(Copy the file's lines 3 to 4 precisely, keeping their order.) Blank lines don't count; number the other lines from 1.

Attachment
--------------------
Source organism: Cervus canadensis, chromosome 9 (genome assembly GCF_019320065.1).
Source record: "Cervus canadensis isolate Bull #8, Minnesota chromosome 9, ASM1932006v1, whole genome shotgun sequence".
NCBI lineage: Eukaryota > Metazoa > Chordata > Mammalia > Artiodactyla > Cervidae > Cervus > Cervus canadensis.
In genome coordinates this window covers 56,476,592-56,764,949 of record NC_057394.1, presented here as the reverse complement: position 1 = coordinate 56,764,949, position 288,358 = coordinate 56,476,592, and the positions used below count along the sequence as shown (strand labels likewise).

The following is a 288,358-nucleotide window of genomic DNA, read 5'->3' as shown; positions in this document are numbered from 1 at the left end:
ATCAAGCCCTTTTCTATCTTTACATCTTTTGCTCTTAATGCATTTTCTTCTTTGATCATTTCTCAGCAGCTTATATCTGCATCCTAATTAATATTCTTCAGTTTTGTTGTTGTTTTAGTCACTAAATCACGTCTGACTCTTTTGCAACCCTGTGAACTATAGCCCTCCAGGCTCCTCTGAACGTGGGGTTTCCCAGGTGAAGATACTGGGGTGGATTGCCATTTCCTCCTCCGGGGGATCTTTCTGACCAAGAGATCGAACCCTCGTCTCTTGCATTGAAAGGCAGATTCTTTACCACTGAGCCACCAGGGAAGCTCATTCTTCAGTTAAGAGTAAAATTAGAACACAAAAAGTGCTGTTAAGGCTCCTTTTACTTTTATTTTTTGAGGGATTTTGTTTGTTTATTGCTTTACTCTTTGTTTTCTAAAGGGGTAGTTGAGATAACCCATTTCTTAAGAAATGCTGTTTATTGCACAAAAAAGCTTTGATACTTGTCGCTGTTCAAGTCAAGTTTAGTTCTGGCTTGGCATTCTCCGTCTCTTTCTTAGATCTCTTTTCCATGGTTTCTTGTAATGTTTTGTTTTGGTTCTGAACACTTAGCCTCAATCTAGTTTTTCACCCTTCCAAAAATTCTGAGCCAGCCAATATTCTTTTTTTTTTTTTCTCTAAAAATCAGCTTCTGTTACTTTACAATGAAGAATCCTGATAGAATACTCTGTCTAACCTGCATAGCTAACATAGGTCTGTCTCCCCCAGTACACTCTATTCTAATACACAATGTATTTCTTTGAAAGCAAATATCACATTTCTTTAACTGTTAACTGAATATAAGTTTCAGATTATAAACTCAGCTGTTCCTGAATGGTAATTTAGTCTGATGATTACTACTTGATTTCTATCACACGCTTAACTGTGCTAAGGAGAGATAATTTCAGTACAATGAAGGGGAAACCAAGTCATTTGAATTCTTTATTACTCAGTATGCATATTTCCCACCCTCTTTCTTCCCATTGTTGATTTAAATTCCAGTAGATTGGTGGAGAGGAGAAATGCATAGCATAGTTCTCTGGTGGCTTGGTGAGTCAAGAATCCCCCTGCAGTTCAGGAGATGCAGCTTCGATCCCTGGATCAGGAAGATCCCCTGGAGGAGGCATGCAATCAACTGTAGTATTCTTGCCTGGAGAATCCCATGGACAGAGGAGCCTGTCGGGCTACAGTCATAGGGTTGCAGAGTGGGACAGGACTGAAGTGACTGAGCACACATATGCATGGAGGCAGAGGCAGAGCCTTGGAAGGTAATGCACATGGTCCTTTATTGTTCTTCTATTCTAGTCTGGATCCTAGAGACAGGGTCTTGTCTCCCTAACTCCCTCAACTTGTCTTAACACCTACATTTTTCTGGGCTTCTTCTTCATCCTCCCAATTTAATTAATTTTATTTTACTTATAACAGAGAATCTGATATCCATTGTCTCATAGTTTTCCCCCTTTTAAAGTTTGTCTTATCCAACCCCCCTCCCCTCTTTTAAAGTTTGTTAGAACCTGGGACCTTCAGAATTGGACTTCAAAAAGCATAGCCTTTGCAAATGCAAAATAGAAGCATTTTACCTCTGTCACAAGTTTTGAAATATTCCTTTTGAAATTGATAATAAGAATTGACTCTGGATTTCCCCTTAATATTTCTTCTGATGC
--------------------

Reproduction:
NCBI lineage: Eukaryota > Metazoa > Chordata > Mammalia > Artiodactyla > Cervidae > Cervus > Cervus canadensis.
In genome coordinates this window covers 56,476,592-56,764,949 of record NC_057394.1, presented here as the reverse complement: position 1 = coordinate 56,764,949, position 288,358 = coordinate 56,476,592, and the positions used below count along the sequence as shown (strand labels likewise).